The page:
04/26/2006 11:00PM

Gates open - drama begins

Lawyer Ron, one of the Kentucky Derby favorites, gallops on Thursday at Churchill Downs under Betsy Couch.

LOUISVILLE, Ky. - Arguably the best week of the racing calendar starts Saturday at Churchill Downs, where the Derby Trial and 13 other stakes will help build to a crescendo that culminates in the 132nd Kentucky Derby.

A 57-day spring meet will provide instant drama, since the $100,000 Trial figures to directly affect the composition of the Derby field. For Derby purposes, the central figures are Mister Triester and Dawn of War, both of whom could run back in the May 6 Derby - although the owners of both say extraordinary circumstances would have to prevail. Both colts already have enough graded earnings to make it into a 20-horse field.

B. Wayne Hughes, the owner of , admits to being caught up in the aura of Derby Week. He said Thursday that if his colt wins big in the Trial, "if I decide to run back in the Derby, it would be an emotional decision."

"I don't expect him to win big, but actually, I try not to think about it because I think you set yourself up for disappointment if you think that way," he said. "I really don't know what I'd do if we won."

Likewise, Ken Ramsey, the owner of , said Thursday that his homebred colt "would really have to run well, and even then I don't know. We probably wouldn't run back, but we're keeping all options open."

Mister Triester and Dawn of War are among nine 3-year-olds entered in the one-mile Trial, which no longer carries graded status after being downgraded following the 2004 running. Neither will be favored in the Trial; that role figures to go to Protagonus, Record, or Noonmark.

Clearly, the connections of Derby bubble horses such as Flashy Bull and Sunriver are hoping those favorites will dominate the Trial and eliminate a scenario that would shut them out.

, trained by Steve Asmussen, probably has the best credentials, having finished a close second to Sharp Humor in his last start, the March 4 Swale Stakes at Gulfstream Park. Asmussen, having regarded Noonmark as a sprinter-miler type, never held the colt's feet to the Derby fire, and brings him into the Trial off a sharp series of local works.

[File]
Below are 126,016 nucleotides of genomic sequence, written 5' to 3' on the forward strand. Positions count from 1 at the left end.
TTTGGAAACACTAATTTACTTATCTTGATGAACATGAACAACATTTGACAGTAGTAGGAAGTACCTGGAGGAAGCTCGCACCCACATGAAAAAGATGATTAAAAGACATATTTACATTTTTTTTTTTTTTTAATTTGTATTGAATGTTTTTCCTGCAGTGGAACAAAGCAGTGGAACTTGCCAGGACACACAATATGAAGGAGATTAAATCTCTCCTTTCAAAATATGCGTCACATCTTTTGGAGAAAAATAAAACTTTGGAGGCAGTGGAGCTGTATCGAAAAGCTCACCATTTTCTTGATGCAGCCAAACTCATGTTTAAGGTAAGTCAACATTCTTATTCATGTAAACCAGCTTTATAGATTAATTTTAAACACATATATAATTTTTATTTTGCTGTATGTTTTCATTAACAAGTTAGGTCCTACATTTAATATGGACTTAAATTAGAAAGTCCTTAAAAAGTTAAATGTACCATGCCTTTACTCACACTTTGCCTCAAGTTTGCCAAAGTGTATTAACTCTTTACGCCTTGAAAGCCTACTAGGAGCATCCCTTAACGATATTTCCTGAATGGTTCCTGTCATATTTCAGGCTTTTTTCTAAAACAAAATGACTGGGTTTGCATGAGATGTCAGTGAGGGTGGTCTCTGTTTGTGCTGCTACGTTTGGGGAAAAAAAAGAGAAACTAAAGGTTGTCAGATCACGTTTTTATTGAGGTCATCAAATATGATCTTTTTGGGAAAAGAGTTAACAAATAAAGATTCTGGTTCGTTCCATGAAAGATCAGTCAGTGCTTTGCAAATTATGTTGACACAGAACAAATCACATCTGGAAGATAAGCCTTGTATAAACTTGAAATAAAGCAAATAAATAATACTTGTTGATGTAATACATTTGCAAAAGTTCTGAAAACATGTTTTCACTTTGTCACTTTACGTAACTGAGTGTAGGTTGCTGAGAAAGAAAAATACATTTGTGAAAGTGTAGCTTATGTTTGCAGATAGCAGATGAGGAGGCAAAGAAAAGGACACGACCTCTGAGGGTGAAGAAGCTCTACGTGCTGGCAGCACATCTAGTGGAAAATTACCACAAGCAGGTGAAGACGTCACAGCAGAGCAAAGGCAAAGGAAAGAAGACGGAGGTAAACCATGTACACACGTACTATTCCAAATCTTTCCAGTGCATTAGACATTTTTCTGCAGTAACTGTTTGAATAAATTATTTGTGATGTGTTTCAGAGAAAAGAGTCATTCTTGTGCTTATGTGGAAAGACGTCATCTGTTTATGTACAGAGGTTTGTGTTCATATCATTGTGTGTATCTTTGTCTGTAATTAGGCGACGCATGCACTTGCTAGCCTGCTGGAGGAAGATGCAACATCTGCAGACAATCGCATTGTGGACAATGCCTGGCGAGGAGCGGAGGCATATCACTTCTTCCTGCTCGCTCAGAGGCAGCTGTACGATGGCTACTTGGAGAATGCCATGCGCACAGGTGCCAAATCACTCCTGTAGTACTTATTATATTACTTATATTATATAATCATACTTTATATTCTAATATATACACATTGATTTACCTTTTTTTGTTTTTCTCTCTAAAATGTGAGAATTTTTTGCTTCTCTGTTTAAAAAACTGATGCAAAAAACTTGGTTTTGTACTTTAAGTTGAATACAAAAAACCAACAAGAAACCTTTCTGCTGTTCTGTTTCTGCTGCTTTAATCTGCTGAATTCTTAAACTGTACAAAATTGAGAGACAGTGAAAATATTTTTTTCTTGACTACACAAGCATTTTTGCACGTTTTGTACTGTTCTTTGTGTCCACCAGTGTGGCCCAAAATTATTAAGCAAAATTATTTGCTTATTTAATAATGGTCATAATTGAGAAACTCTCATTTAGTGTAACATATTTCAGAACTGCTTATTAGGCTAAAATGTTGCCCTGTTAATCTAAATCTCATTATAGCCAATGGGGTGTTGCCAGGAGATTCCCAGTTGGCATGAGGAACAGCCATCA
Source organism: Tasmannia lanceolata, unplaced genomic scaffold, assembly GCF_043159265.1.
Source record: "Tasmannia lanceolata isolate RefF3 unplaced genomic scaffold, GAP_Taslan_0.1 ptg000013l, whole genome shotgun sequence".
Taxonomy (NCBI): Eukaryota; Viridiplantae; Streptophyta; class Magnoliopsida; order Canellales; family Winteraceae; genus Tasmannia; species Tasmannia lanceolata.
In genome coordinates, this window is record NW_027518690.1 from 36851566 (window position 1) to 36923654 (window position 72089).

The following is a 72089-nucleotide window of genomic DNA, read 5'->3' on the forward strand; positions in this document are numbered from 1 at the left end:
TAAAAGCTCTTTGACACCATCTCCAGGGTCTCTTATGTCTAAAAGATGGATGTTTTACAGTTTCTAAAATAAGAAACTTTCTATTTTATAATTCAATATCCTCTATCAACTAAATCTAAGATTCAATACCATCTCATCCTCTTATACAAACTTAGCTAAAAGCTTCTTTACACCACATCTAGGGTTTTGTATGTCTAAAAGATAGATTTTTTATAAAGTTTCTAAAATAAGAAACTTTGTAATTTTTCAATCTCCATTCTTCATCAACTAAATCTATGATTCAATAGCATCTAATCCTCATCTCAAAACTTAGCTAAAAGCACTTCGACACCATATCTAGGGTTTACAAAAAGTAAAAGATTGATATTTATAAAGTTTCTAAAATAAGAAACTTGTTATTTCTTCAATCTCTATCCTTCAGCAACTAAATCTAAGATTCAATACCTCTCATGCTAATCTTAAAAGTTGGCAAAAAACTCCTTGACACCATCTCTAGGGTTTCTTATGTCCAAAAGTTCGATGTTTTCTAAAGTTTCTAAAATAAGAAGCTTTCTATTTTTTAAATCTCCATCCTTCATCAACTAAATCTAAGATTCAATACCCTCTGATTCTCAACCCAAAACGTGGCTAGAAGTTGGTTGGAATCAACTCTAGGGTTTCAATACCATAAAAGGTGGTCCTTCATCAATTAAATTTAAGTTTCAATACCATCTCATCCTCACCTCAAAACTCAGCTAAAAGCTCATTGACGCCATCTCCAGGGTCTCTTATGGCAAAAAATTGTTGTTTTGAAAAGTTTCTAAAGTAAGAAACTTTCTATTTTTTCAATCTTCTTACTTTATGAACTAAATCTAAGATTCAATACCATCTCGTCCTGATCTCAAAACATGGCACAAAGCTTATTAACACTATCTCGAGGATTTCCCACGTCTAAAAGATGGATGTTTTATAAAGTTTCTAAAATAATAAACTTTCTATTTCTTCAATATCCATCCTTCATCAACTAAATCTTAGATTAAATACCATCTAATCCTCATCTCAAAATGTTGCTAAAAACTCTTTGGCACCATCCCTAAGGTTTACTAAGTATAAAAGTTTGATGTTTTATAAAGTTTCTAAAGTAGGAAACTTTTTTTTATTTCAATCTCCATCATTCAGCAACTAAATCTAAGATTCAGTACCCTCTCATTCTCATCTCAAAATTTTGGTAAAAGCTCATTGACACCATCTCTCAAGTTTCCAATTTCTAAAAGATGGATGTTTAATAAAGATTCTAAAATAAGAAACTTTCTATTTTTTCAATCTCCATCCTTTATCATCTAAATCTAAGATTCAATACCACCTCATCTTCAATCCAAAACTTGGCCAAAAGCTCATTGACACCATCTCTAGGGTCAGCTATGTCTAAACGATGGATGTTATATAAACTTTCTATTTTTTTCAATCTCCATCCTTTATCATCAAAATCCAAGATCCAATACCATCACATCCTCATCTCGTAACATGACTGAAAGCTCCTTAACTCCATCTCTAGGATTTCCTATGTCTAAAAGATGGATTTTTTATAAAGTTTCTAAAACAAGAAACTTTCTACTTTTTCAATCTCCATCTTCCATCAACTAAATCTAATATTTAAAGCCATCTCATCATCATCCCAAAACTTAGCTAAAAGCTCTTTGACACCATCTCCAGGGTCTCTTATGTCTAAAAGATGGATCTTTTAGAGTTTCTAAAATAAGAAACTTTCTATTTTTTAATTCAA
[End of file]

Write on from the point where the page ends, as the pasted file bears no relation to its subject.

Protagonus and Record also bring fine form and very competitive Beyer Speed Figures to the race. Protagonus, trained by Nick Zito, looked terrific in a first-level allowance win on the April 1 Florida Derby undercard at Gulfstream, while Record, trained by Bob Baffert, has been remarkably consistent in his four career starts, all at Santa Anita.

The rest of the field is R Loyal Man, New Awakening, Smokeyjonessutton, and Spotsgone.

The Trial, the ninth of 10 races on the Saturday opener, opens a rich stakes schedule that peaks a week later with the Derby. Besides all the action of Derby Week, which also includes the Grade 1 Kentucky Oaks and Grade 1 Woodford Reserve, the post-Derby segment of the spring meet is highlighted by a six-stakes day on June 17, capped by the Grade 1 Stephen Foster Handicap. In all, 32 stakes are on tap.

The spring meet has been extended one week longer than customary. Closing day is July 16, whereas in previous years it would have been the preceding Sunday, July 9. The longer meet reduces the number of dates at Churchill-owned Ellis Park, the western Kentucky track hit by a devastating tornado last November.

This is the second spring meet for Churchill's new plant, which underwent a $121 million, 3 1/2-year renovation completed last April. And it will be the first for Scott Jordan as the official race starter. Jordan, 35, was named earlier this month to replace Roger Nagle, although, for the Oaks and Derby this year, Churchill will employ veteran starter Bob Duncan, formerly of the New York Racing Association.

Luke Kruytbosch is back for his eighth year as the Churchill race-caller.

At a glance: Churchill Downs

RACING SCHEDULE: 57 days; Saturday through July 16; dark on Mondays and Tuesdays, and Sunday, May 7, Wednesday, May 31; and Wednesday and Thursday, July 5-6. Open Tuesday, May 2; Monday, May 29; and Monday and Tuesday, July 3-4.

POST TIME: Derby week, 12:45 p.m. Eastern; Oaks Day and Derby Day (May 5-6), 11 a.m.; post-Derby, 1:15 p.m. daily except Fridays (2:45).

PURSES: Average of about $470,000 per day.

ADMISSION: General, $2, with seating additional at various prices; Oaks general admission, $25; Derby general admission, $40; Oaks and Derby seats sold out.

PARKING: Longfield Ave. lot (Gate 10), free; general, $3; valet, $5; exceptions are Oaks and Derby Days when all parking is restricted.

LOCATION: 700 Central Ave., Louisville, Ky.

SWITCHBOARD: (502) 636-4400.

INTERNET: http://www.kentuckyderby.com